(1)Form Goal: Decision Costs Decision 2: Choosing amongst interface options Study*: Evaluating SBizPort (a Spanish business web portal) versus YahooES –For SBizPort: “ … not having too much options is helpful to the user because it makes it easy to look for the information.” –For YahooES: Ten subjects said that YahooES had too many options to choose from and hence distracted them from finding relevant information. ‘‘it is very hard to search for specific information. It has lots of worthless menus’’ 25 * Chung. Studying Information Seeking on the Non-English Web: An Experiment on a Spanish Business Web Portal. IJHCS 2006
(2) Form System Operations: System Power Costs What system operations need to be done to achieve my goal? E.g. Spotfire* has many representations: –“It took users considerable time to decide on the right representation and to correctly set the coordinates and the parameters” –“When users selected the wrong visualization at the beginning, it was difficult for them to backtrack” 26 *Kobsa. An Empirical Comparison of Three Commercial Information Visualization Systems. In Proc IEEE InfoVis, 2001.
(3)Multiple Input Mode Costs Having several views within a tool may lead to errors Can be –Inconsistent Mode Use on Multiple Views –Imperceptible Mode Changes –Overloaded Controls 27
(3a)Inconsistent Mode Use on Multiple Views 28 Overview window Detail window * Hornbæk et al. Navigation Patterns and Usability of Zoomable User Interfaces with and without an Overview. ACM TOCHI 9(4):362–389, “Some subjects tried to zoom in and out while they had the mouse over the overview window”
(3b)Imperceptible Mode Changes Mode change may not be noticed by the user “when in focus-lock mode and accidentally crossing the center of the menu, participants expressed confusion when the focus area was dynamically recentered to the mouse position” 29 Focus region is locked Lock is released
(3c) Overloaded Controls In a study* on Zoomable User Interfaces: –“some subjects accidentally triggered a zoom operation when actually trying to slide” 30 *Buering et al. User Interaction With Scatterplots on Small Screens—A Comparative Evaluation of Geometric-Semantic Zoom and Fisheye Distortion. IEEE InfoVis, 2006.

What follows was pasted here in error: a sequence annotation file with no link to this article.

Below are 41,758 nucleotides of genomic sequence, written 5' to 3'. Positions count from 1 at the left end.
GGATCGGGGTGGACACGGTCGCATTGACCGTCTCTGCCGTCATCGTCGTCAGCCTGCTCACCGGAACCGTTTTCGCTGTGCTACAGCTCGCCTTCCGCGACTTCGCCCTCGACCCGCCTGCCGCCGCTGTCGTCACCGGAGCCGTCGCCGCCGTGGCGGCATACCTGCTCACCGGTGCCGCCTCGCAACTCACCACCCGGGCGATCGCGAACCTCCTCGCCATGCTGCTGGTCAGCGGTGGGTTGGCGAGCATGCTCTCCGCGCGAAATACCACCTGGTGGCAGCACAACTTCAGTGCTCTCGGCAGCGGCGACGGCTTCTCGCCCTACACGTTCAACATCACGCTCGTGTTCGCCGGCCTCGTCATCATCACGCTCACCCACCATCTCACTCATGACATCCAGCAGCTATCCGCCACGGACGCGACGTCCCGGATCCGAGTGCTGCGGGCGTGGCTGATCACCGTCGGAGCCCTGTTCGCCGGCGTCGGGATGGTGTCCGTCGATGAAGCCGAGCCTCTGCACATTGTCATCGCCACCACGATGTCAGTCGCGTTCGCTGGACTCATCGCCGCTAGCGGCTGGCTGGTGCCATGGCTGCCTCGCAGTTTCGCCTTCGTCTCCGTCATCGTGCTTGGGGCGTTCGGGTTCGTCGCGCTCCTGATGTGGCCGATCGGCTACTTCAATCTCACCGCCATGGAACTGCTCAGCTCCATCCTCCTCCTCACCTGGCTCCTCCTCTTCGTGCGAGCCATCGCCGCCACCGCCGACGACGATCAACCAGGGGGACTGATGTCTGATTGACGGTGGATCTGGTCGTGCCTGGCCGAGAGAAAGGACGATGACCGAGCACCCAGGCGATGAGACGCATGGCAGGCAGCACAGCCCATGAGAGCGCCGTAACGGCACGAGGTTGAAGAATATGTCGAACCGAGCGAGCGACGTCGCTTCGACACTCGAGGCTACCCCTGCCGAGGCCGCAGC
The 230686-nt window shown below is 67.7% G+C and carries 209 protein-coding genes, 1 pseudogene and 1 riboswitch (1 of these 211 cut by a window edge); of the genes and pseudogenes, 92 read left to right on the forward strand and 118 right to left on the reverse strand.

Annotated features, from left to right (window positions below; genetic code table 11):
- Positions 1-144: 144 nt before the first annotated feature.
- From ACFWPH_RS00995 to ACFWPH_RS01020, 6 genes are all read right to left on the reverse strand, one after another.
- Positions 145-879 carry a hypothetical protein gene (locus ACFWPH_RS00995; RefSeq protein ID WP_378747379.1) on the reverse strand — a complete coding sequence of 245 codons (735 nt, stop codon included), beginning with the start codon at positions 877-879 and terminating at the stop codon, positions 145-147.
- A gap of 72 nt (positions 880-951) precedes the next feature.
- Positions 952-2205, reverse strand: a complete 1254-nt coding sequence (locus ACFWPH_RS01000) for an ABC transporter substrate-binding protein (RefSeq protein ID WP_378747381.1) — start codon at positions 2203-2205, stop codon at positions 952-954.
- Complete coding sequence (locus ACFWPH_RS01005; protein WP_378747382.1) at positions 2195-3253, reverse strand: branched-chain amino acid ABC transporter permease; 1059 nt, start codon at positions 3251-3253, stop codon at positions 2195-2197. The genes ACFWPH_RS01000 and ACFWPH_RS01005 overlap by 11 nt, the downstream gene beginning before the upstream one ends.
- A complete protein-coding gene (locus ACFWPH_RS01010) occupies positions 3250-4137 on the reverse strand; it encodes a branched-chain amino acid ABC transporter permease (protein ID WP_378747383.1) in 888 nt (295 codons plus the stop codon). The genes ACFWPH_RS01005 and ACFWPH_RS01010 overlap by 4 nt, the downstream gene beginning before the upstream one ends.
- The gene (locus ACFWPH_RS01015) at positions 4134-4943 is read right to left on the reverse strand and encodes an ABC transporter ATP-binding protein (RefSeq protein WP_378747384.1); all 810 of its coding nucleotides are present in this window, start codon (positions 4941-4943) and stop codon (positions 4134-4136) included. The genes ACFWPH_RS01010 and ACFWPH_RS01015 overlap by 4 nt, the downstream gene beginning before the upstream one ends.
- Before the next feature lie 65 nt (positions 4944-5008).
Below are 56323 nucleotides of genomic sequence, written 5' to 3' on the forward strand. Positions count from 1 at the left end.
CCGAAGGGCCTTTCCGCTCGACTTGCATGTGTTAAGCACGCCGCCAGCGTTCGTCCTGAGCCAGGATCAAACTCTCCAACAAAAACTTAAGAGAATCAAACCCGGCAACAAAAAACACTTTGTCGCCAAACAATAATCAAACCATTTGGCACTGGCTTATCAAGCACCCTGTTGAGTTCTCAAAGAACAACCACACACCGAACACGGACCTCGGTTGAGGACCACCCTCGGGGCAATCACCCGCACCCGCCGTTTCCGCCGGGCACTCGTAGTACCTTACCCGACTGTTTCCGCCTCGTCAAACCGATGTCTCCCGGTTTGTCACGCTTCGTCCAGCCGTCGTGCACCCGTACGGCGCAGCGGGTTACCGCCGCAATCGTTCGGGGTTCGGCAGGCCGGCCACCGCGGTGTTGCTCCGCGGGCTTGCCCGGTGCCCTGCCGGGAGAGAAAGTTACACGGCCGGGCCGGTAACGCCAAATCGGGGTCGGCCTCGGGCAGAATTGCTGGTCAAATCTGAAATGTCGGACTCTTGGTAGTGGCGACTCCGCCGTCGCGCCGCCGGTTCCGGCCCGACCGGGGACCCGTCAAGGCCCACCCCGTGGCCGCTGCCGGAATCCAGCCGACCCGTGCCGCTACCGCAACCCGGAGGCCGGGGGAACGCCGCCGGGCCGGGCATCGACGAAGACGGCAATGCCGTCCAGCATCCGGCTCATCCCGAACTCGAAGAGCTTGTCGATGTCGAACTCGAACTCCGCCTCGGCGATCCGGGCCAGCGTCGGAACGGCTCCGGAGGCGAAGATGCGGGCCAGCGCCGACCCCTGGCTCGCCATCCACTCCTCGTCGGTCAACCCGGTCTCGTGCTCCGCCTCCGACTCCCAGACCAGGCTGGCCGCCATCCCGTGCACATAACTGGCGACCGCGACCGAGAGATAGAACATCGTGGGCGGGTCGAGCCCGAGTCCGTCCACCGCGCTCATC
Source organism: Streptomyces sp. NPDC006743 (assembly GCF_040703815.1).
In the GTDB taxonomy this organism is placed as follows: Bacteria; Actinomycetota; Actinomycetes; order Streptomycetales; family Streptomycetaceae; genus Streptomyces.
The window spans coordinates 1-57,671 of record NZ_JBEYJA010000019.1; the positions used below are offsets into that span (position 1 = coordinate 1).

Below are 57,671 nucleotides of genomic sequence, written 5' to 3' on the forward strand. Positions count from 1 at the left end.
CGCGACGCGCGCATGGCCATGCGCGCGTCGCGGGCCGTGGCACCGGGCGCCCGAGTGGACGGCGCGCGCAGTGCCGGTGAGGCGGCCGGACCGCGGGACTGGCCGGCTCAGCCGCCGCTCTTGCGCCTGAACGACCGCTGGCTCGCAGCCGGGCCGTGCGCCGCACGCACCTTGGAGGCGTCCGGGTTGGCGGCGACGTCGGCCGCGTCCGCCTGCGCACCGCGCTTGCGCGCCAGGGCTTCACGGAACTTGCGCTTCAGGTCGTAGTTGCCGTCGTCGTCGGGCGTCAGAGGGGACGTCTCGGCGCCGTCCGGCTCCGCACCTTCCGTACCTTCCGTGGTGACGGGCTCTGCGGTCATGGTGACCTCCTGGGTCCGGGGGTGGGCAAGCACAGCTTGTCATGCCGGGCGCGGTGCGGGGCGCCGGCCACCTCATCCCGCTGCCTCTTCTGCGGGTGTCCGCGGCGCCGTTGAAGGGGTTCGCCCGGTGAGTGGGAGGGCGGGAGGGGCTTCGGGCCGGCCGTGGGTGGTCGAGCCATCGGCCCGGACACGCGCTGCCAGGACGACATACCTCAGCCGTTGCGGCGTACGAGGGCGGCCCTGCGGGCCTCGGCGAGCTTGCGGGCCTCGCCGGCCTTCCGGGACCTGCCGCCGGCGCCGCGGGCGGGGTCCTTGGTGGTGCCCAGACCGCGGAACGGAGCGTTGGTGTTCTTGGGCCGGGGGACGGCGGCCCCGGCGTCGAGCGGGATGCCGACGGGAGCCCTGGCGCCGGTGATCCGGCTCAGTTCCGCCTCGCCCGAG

(4) Physical Motion Costs Dissatisfaction can result from –Costs in mouse position –Costs in mouse drag –Costs in accumulated motions 31
Example: Mouse Position Costs DQ sliders: user filter unnecessary data by moving the slider Brushing histograms: Users highlight states of interest 32 DQ Sliders Brushing histogram In a study*: “The targets [in the brushing histograms] for clicking were narrower and smaller compared with DQ sliders” * Li and North. Empirical Comparison of Dynamic Query Sliders And Brushing Histograms. In Proc IEEE InfoVis, 2003.
(5) Visual Cluttering Costs Mouse hovering provides tool- tip guidance, but it can cause occlusion and distraction 33 Tool-tip may hide a node -infovis-poster.pdf
(6) View Change Costs As the user moves from one view to another, associate objects from the old view to the new view By brushing-and-linking 34
(7) State Change costs User needs to explore data in order to evaluate whether the visualization achieved his goals Re-finding –“The overview pane supports jumping directly to targets; it helps returning to previously visited parts of the document” 35
How to Narrow … The Gulf of Execution –Less is more –Designers should aim for small set of simple and predictable interactions replace sequences of actions by a simple action to simplify interaction 36
How to Narrow … The Gulf of Evaluation –Give users more training on object association techniques (among different views) –Support refinding (i.e. allow the user to explore and save a visualization state) 37
Can We Narrow.. The Gulf of Goal Formation? –A visualization cannot tell the user what questions need to be answered, but … –Could have easy-to-use interactions that help the user explore the data 38
Discussion Is it a matter of usability or interaction? I think that … –Narrowing the gulf of execution is a usability aspect –Narrowing the gulf of evaluation is an infovis aspect 39
My Project What kind of interactions would I need? –Zooming –Filtering 40